I grew up in San Jose, and we had tons of earthquakes. For several years, I worked on the 13th and 14th floors of a downtown office building that had been built to ride out earthquakes, but that knowledge didn't make it any easier to remain calm up there, looking out over the valley floor and surrounding hills as the building swayed back and forth each time a large-ish earthquake struck. I've always thought that one of the biggest attributes of Sacramento is its lack of earthquakes; in fact, as we were watching the news tonight, I told Hubby that I'm quite grateful I live and work in single-story buildings. Of course, that's no guarantee that an earthquake will never hit or that we'll be safe if it does, but it's all relative; at least it FEELS safer.

I don't recall hearing much about tsunamis when I was a kid, even though I lived only a half hour or so inland. One summer, though, my family was camped in a trailer at the beach when word came in the middle of the night of an earthquake in Alaska, and the beach campers were evacuated, cutting our vacation short. Looking back, I think that must have been the summer after the March 1964 earthquake in Alaska that resulted in a tsunami that devastated Crescent City--a city that has again been hit hard by this new tsunami. Santa Cruz, too, took a big hit this time--and Santa Cruz is only a few miles north of that beach we were evacuated from when I was a kid.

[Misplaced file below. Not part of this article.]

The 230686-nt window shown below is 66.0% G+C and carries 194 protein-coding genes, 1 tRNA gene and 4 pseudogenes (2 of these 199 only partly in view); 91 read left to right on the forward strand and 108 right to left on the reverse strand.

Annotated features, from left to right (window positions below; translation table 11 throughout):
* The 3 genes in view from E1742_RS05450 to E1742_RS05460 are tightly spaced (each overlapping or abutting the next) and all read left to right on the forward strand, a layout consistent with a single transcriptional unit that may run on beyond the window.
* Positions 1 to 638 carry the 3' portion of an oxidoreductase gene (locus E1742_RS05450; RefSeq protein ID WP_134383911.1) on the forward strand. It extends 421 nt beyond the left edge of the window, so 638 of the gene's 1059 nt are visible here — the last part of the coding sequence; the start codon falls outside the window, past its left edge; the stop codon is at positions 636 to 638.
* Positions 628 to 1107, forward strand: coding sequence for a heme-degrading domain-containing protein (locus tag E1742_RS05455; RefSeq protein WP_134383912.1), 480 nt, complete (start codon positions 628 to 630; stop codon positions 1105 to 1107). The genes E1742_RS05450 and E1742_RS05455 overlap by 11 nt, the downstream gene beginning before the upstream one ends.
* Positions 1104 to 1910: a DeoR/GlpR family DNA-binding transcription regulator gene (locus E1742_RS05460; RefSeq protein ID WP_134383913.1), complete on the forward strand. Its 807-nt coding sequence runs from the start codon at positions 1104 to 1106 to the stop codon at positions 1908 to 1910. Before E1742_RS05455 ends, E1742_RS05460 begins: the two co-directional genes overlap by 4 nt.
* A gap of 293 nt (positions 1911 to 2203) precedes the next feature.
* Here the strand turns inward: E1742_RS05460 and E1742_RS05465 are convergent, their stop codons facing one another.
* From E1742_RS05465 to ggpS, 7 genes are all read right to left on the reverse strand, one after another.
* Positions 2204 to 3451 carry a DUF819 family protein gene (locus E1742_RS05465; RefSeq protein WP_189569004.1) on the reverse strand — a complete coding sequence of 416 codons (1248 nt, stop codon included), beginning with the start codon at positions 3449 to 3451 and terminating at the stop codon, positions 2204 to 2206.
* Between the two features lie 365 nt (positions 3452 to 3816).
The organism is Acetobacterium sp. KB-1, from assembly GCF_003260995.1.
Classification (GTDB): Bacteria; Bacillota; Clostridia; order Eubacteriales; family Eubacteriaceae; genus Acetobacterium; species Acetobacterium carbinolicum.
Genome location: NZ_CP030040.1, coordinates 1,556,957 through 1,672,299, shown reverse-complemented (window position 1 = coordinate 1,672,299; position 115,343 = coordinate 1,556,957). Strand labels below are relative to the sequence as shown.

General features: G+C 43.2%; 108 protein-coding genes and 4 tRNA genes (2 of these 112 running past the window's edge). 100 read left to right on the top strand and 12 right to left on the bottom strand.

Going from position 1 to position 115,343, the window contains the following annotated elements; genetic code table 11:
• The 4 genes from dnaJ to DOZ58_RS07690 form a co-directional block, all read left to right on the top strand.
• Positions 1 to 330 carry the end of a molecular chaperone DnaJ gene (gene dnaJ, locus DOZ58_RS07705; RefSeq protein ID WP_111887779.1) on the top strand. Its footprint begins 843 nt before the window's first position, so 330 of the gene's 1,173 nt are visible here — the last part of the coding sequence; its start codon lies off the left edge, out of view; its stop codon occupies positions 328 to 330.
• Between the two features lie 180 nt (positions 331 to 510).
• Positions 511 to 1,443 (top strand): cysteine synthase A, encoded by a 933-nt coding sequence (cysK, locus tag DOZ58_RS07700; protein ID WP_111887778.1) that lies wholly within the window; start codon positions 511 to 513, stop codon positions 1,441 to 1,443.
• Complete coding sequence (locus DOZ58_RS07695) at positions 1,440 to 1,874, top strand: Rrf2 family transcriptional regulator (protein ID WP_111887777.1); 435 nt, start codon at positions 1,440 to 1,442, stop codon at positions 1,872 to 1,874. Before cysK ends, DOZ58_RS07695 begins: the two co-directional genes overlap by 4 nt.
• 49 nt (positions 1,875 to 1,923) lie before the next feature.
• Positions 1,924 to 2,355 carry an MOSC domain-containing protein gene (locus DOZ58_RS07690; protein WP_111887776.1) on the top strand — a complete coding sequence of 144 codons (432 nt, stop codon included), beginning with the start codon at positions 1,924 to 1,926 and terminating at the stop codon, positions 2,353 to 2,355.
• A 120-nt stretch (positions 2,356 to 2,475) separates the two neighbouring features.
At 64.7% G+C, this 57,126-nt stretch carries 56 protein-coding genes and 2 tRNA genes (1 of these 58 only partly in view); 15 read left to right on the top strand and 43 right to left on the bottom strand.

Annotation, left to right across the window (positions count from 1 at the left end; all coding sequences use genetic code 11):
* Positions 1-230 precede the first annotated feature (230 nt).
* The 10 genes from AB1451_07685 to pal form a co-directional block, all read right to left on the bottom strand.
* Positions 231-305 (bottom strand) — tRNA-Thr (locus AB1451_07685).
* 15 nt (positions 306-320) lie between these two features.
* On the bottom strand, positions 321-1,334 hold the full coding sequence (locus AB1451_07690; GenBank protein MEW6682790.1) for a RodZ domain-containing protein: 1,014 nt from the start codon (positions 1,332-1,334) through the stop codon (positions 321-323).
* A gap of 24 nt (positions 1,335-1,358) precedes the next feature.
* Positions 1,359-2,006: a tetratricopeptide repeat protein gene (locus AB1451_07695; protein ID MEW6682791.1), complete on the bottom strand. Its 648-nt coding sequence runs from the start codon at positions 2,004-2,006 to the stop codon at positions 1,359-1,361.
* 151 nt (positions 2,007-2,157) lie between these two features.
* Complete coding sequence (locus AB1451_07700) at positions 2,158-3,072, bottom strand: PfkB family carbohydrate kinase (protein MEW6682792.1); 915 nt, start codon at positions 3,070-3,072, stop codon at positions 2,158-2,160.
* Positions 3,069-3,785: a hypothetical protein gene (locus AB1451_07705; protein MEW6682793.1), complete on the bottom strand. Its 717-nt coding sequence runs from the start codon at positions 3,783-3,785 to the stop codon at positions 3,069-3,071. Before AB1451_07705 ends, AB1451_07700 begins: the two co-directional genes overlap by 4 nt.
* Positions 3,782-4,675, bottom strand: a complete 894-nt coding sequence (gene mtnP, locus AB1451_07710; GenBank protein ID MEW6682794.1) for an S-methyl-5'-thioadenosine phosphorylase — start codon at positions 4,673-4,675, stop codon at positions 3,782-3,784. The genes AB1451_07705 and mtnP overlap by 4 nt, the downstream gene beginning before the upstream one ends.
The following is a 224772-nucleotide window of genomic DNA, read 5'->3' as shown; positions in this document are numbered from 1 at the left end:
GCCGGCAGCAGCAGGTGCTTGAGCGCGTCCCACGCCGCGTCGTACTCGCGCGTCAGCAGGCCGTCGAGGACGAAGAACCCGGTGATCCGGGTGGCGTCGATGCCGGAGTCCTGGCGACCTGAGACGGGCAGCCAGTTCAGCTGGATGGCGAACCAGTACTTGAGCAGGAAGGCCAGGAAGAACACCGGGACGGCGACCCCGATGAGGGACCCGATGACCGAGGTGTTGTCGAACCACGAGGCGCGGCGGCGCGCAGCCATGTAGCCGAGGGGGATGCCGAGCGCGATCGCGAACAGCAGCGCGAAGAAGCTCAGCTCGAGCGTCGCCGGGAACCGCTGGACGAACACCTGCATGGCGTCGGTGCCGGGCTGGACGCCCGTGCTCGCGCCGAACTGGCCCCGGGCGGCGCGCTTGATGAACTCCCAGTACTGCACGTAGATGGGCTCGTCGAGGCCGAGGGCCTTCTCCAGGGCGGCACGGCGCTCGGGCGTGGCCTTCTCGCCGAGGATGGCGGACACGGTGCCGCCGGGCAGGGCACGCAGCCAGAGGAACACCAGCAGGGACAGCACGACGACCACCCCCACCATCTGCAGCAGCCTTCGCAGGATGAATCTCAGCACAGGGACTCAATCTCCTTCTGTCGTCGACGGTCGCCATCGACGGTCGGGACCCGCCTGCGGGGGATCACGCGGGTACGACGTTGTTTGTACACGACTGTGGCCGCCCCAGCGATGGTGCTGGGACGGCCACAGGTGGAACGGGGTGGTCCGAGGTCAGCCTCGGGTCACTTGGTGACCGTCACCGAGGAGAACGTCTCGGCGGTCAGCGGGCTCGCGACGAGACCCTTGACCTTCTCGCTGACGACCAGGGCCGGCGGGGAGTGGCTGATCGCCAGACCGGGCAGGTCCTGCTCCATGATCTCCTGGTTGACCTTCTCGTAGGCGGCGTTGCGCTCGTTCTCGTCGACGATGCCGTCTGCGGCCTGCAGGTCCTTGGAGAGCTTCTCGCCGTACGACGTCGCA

Of course, when I was a kid and we were evacuated from the beach in the middle of the night, it was simply another adventure to us. Except for the fact that we ended up with two days less to spend on the beach, it would have been wonderfully exciting. I'm pretty sure there are a lot of kids in Japan--and Crescent City, Hawaii, and Santa Cruz--who aren't finding this experience at all wonderful or exciting; not in a good way. And I hope that for many, the worst that has happened is a change in plans for a little while, but I'm sadly certain that it's much, much more than that for so many more.

Thursday, March 10, 2011

Jello Brain

ARGH! As I suspected, I've had a crazy-busy couple of work days. On Wednesday, I took a "lunch break" from 5:30 p.m. to 7:30 p.m. to attend the monthly Thimbleberries Club meeting and then went back to the office to work until a little bit before 2 a.m. My boss and I both left at the same time, and we were both back at work a little before 9:30 this morning. AND I just got home around 10 p.m. tonight.